What you Need to Know About Food Labelling

understanding food labels

Food labels help you make healthier food choices. Thankfully, laws state that packaged and manufactured food must show ingredients and nutrition information panels so you can compare different foods. But you also need to know some of the tricks and traps that food manufacturers use to confuse you.

New Health Claim Laws

There is a series of new health claim laws that came into effect in 2016 in Australia and New Zealand, which are regulating which claims food companies can make about their products on their labels, as well as in advertisements.

More specifically, there are now three established types of health claims, which are based on the new standard, which is called ‘Standard 1.2.7 Nutrition, Health and related claims’:

  • Nutrition content claims: these have to do with the presence (or absence) of a specific substance in the product. For example, a product that meets the set amount of calcium, as ordained by the new Standard, can claim that it is ‘High in calcium’.
  • General level health claims: this type of claims has to do with a specific substance in the product, in conjunction with its effects on your health, as long as they don’t refer to any major diseases (such as heart disease) or their indicators (such as high blood pressure). For example, a company may claim that ‘vitamin C contributes to the reduction of tiredness and fatigue’. Companies can pick from the general level health claims that are listed in the Standard, or they can make their own, provided that they can support their claim with valid scientific evidence. The later has be to submitted to FSNAZ who will then assess the science. The list of claims is updated when new claims are permitted.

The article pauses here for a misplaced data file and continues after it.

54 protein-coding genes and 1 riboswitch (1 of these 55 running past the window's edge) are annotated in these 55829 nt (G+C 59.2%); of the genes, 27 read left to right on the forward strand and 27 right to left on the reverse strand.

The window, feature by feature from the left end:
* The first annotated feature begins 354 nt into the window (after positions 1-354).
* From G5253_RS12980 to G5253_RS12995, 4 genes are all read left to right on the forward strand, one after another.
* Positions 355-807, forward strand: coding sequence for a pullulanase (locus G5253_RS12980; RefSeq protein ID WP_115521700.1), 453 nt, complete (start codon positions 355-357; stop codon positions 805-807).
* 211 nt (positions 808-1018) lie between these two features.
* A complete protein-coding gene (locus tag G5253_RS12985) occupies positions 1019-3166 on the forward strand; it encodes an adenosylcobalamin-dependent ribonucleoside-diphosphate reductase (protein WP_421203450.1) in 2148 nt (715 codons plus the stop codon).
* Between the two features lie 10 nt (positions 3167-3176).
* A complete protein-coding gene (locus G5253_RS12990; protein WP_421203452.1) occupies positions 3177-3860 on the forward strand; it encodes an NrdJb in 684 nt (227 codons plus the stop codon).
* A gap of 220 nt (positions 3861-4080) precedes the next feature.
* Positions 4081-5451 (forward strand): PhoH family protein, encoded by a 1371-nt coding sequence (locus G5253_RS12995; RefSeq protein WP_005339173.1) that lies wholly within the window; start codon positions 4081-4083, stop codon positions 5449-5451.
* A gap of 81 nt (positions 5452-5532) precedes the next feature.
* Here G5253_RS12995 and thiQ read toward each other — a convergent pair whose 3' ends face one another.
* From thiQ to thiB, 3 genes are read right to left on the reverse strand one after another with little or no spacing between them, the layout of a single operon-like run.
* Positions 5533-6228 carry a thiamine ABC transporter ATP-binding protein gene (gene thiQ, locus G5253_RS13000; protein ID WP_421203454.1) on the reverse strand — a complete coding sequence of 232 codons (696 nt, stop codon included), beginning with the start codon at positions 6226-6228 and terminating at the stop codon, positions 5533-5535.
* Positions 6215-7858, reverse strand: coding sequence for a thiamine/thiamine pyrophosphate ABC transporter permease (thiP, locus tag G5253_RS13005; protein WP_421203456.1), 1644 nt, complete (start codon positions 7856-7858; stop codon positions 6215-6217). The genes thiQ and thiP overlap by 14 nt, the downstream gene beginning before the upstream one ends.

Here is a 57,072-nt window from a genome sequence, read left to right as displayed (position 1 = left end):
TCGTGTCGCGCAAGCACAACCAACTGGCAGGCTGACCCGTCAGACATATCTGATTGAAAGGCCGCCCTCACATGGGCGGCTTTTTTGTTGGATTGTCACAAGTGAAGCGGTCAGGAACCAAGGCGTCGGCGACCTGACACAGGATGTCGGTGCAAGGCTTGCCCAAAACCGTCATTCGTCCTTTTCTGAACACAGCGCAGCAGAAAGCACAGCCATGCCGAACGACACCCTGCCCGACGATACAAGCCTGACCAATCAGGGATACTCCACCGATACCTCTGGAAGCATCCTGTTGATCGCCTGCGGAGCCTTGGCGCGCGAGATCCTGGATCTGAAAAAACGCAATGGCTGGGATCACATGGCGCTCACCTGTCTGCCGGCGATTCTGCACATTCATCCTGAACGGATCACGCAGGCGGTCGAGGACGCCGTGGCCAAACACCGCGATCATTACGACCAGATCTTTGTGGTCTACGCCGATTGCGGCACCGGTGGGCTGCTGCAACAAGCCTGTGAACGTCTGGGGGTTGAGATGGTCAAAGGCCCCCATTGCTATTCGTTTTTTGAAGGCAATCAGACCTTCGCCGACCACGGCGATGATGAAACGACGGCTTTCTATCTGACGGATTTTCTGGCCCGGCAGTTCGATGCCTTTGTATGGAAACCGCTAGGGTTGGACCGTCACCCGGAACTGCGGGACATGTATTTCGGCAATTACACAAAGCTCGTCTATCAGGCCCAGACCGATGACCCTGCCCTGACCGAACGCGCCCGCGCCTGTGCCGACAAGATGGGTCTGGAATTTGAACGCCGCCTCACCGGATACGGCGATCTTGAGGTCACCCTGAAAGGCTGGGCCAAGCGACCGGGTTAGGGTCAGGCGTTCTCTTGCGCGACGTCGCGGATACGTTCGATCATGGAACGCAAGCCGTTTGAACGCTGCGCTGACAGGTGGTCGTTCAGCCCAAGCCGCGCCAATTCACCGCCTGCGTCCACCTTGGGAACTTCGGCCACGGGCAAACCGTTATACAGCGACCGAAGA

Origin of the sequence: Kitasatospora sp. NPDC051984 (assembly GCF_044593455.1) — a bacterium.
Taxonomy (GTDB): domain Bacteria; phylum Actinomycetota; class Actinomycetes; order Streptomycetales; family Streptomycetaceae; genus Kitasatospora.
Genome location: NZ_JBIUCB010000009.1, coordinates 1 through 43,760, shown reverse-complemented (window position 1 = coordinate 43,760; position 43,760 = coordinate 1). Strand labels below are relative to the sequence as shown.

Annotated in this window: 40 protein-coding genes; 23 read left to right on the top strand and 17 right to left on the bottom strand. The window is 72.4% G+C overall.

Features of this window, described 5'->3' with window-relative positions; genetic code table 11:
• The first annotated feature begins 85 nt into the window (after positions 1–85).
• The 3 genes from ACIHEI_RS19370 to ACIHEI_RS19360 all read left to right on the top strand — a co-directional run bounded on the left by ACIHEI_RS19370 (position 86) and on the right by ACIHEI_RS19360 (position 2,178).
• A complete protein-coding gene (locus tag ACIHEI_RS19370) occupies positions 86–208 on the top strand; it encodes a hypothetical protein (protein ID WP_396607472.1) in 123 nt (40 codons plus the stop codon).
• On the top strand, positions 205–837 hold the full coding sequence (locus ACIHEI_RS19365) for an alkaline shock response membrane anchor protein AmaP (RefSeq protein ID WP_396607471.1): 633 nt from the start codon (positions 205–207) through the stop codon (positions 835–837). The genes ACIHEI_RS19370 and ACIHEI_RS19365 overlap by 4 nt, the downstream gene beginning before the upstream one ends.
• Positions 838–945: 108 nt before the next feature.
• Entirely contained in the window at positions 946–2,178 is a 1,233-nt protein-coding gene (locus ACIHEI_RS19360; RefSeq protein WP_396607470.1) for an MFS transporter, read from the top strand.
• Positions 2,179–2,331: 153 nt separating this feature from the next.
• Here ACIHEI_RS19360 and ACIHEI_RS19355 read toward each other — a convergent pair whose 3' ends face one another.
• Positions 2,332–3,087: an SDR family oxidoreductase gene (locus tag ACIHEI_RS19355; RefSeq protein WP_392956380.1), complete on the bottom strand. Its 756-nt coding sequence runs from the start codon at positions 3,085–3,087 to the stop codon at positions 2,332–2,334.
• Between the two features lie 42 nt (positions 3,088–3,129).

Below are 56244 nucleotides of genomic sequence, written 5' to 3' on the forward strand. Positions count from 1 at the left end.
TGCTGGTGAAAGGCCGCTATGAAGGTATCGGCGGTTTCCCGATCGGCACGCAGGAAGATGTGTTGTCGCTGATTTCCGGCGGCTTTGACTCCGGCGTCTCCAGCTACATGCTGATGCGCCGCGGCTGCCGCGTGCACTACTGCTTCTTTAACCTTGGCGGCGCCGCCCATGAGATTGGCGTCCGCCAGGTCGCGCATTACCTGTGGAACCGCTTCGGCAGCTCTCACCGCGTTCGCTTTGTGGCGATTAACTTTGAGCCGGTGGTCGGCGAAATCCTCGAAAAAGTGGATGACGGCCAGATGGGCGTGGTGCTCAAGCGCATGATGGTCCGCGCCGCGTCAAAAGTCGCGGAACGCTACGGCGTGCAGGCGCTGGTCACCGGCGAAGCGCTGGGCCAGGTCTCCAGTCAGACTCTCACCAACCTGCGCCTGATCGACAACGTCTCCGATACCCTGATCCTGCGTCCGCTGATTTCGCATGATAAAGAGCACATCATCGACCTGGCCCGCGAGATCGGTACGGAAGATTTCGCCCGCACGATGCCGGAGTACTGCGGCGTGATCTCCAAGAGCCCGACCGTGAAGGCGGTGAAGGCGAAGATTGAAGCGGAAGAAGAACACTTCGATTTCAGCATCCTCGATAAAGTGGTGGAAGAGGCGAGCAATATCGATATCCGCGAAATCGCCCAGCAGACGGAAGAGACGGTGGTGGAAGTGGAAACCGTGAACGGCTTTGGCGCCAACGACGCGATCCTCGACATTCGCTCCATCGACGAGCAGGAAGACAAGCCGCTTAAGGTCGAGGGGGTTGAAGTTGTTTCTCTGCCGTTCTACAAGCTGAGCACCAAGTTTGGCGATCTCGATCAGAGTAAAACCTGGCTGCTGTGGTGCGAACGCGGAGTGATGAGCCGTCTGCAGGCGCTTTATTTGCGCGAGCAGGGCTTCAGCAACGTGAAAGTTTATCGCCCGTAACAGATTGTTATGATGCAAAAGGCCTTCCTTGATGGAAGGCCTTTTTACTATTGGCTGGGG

• High level health claims: these can be made about a specific substance in their product that can affect a more serious disease, or even an indicator of such a disease. For example, a company may claim that their product is ‘Low in sodium – can help reduce blood pressure’ (blood pressure is an indicator of heart disease). These food-health relationships have to be pre-approved, and they have to be supported by scientific evidence. Even then, these claims will not be allowed if the product doesn’t meet the Nutrient Profiling Scoring Criterion, which automatically excludes all food items which are high in energy, saturated fatty acids, sugar and sodium combined.Only claims permitted by Standard 1.2.7 can legally be made on products. By having a clear list, it also helps the Government regulate products too.